Li, Halas and their colleagues have built a solar desalination device with a porous plastic membrane that lets water vapor through but not liquid. One side of it is coated with tiny carbon particles that heat up in the sun, vaporizing the salty water as it contacts them. This vapor passes through and condenses as clean water on the membrane's other side. Halas's group recently boosted the system's efficiency by 50 percent by using plastic lenses to focus sunlight on the membrane, producing more heat.

The team's calculations show that meeting the DOE's cost target, with a square-meter-sized device that produces up to 20 liters of water an hour, should be possible in a few years. “We're at the Ford Model T stage—not the Mustang stage yet,” Halas says. “But it's good enough that we're starting to get commercial interest.”

Civil and environmental engineer David Jassby's group at the University of California, Los Angeles, integrated heat-conducting materials into the membrane in a similar setup. Underneath it, the researchers added a fine aluminum mesh that heats up in sunlight. “So you can roll the membrane into spiral modules because you don't have to have large surface areas directly exposed to the sun,” he says. In rooftop tests, the device produced eight liters of fresh water per square meter of membrane in an hour.

Such systems could lend themselves to compact units suitable for off-grid villages in Asia and Africa, communities with brackish groundwater, and emergency uses almost anywhere. But they will need to pick up the pace and convert more solar heat into vapor, says Lenan Zhang, a graduate student in mechanical engineer Evelyn Wang's laboratory at the Massachusetts Institute of Technology.

Wang's team boosts its device's efficiency by “reusing energy over and over,” Zhang says. It includes 10 stages, each a nylon frame holding a black sun-absorbing layer, a paper towel and an aluminum film. When heated, the black layer evaporates salty water as it wicks up into the paper towel, and the vapor condenses on the aluminum. Condensation releases heat, which rises to the next paper towel layer and aids evaporation instead of being lost. The $100 setup yields almost six liters an hour in the lab and about half of that outdoors; with more sophisticated materials and stages, Zhang says, the efficiency could be doubled.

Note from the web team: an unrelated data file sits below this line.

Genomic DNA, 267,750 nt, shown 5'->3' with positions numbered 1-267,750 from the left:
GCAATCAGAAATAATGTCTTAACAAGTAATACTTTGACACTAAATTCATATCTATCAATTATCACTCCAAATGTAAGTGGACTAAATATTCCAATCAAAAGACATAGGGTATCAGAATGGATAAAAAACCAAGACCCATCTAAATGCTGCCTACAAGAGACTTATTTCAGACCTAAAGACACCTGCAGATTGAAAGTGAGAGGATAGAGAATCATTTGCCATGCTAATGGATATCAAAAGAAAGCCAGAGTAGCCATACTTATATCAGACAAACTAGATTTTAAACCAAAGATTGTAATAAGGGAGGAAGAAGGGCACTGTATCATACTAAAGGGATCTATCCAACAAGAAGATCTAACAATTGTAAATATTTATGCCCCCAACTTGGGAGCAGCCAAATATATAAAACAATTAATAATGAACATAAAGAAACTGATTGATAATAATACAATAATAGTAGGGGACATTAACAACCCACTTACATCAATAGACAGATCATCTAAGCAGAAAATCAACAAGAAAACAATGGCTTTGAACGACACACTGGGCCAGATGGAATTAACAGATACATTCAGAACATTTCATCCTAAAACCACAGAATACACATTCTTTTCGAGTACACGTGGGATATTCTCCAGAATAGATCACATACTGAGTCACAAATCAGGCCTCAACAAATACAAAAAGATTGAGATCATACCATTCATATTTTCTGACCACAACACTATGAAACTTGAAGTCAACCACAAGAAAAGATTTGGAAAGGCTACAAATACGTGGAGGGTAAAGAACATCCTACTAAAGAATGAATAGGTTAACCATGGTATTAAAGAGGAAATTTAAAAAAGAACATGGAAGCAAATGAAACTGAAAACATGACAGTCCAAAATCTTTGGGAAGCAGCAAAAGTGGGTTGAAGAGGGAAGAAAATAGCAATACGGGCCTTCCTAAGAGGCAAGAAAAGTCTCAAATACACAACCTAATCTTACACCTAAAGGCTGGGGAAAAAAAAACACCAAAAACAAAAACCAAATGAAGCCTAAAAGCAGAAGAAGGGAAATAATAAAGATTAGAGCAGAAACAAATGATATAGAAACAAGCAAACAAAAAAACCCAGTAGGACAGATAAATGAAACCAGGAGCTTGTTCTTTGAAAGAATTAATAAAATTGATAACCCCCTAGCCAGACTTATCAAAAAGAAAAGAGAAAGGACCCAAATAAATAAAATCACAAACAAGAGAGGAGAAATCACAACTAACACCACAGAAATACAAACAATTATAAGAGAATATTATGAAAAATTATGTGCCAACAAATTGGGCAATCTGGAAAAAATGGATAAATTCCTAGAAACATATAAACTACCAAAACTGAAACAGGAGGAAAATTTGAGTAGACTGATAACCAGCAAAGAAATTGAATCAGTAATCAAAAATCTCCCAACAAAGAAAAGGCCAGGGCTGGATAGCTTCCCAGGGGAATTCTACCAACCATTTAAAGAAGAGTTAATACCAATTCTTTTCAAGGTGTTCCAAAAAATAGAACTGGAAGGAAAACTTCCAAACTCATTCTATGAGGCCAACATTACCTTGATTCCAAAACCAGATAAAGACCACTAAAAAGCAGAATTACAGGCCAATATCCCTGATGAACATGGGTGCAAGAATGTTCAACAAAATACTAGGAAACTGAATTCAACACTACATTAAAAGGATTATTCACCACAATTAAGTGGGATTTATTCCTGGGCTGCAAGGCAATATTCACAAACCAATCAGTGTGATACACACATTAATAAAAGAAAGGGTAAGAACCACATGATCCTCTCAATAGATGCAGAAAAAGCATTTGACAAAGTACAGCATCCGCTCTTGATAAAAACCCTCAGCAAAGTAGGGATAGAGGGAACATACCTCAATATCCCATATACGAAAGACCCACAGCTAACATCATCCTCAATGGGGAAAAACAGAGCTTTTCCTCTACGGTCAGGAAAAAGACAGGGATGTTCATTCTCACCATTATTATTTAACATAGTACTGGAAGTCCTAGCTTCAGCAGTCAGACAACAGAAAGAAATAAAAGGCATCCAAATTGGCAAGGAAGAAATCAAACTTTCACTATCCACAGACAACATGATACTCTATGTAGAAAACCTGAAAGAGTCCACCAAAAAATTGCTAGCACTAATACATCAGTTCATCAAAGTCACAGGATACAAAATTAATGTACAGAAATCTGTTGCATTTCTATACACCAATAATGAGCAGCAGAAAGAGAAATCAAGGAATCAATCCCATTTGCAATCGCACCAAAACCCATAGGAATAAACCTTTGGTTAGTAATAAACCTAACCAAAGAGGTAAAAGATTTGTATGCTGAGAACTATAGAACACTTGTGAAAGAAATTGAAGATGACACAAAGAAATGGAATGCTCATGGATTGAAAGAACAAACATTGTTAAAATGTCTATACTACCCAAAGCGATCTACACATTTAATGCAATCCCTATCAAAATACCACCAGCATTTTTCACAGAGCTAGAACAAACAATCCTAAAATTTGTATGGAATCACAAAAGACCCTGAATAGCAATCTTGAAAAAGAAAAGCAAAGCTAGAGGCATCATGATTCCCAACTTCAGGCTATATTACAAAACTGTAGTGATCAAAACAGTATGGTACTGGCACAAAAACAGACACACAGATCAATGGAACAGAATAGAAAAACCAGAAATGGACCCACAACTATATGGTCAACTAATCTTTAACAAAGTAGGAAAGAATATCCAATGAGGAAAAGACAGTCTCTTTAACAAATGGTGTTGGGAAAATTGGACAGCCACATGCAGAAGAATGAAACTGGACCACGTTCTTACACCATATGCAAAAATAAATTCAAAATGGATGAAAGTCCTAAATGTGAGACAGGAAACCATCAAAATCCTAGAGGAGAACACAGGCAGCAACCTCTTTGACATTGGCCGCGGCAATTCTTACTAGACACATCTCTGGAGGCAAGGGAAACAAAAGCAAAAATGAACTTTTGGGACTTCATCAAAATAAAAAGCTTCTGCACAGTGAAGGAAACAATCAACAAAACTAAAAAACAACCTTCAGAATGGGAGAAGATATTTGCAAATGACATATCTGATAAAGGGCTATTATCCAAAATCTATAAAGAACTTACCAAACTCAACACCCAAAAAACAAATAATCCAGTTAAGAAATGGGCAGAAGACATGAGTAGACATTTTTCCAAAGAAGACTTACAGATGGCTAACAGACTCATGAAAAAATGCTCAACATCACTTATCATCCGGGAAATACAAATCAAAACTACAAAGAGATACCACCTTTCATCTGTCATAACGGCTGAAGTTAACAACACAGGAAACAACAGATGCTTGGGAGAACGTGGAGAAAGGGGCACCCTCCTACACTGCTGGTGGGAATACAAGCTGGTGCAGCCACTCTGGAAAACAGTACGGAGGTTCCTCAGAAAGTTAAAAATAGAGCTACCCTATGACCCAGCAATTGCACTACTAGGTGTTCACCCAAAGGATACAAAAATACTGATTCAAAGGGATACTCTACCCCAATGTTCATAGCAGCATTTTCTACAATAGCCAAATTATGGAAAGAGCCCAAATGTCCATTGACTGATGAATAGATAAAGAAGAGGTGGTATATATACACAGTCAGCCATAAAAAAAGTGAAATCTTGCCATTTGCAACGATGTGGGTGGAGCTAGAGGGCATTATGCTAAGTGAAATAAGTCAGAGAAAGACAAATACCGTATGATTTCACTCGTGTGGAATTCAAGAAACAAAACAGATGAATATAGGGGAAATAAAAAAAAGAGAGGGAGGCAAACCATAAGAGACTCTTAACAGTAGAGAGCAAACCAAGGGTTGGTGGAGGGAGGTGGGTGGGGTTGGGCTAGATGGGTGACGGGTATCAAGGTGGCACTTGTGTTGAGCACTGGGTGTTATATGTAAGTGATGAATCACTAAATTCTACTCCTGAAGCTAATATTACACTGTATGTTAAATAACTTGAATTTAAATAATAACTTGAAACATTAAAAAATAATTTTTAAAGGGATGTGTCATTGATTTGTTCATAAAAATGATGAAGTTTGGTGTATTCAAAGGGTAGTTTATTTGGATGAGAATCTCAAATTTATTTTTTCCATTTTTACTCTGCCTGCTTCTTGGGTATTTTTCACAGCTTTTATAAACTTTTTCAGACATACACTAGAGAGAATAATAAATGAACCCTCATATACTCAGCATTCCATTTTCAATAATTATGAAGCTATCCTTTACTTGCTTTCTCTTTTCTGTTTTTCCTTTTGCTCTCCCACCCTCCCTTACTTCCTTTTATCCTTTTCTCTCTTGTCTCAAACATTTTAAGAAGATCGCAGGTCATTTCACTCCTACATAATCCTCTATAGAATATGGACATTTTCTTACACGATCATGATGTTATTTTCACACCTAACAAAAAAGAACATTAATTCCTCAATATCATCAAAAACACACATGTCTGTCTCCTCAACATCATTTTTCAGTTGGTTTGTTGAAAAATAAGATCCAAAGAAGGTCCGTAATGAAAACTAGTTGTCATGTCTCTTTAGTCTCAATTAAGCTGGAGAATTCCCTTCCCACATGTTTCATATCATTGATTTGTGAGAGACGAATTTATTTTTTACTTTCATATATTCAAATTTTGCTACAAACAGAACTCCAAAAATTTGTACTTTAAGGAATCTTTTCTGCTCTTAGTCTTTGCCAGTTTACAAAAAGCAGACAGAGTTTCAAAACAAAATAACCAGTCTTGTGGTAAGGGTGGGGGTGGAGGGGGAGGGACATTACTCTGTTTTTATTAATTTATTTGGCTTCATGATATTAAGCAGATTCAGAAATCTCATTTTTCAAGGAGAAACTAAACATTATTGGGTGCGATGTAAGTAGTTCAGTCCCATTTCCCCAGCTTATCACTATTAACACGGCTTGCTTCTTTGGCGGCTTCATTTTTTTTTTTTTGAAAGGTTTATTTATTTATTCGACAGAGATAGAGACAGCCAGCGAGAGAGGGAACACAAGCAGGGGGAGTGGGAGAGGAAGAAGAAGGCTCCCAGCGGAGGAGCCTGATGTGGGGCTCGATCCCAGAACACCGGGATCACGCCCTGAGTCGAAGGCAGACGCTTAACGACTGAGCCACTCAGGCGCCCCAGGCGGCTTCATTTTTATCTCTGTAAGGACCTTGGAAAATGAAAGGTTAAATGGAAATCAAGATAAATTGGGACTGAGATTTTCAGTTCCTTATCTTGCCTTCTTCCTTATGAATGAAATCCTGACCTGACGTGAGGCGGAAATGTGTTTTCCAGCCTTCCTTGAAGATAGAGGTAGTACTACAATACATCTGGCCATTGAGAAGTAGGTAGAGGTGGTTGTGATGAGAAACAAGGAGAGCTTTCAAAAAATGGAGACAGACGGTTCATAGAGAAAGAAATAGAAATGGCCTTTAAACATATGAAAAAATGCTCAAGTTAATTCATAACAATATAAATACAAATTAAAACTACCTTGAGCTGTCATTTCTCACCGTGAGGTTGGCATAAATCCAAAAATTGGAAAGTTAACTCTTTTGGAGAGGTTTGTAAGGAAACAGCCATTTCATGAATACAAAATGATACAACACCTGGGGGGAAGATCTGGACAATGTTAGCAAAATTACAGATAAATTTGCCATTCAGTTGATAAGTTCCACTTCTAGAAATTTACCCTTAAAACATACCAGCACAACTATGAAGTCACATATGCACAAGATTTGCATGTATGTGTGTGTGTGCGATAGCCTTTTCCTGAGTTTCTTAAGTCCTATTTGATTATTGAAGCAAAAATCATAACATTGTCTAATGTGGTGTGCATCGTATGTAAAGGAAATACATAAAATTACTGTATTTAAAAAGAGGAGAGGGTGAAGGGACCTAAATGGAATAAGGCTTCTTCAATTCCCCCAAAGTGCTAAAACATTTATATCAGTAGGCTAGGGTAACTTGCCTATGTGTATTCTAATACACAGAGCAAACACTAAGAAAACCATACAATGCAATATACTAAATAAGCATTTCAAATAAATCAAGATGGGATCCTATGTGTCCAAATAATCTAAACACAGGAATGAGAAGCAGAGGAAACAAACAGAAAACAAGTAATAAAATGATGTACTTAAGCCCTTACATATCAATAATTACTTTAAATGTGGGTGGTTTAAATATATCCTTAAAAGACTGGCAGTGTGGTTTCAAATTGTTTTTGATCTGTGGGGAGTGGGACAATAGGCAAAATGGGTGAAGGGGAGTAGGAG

Another intriguing approach takes advantage of humidification by passing air through a saltwater spray. “Air absorbs the water and leaves behind solid salts,” says Oregon State University mechanical engineer Bahman Abbasi. His system uses solar radiation to heat, compress and eject a mix of saltwater and air through nozzles at high speed, thereby creating a vortex that pushes salts and other solids to the device's walls as the humidified air rises for collection and condensation. Abbasi says the backpack-sized device can clean water with salinity up to three times higher than that of seawater and produce about 20 liters an hour.

All these relatively low-cost technologies could unlock new markets for portable water cleaners or off-grid uses—and beyond. They may eventually lead to large-scale solar-thermal systems to provide cities with drinking water, Turchi says. For now they “will complement reverse osmosis and be a key player in niche applications where reverse osmosis may not work.”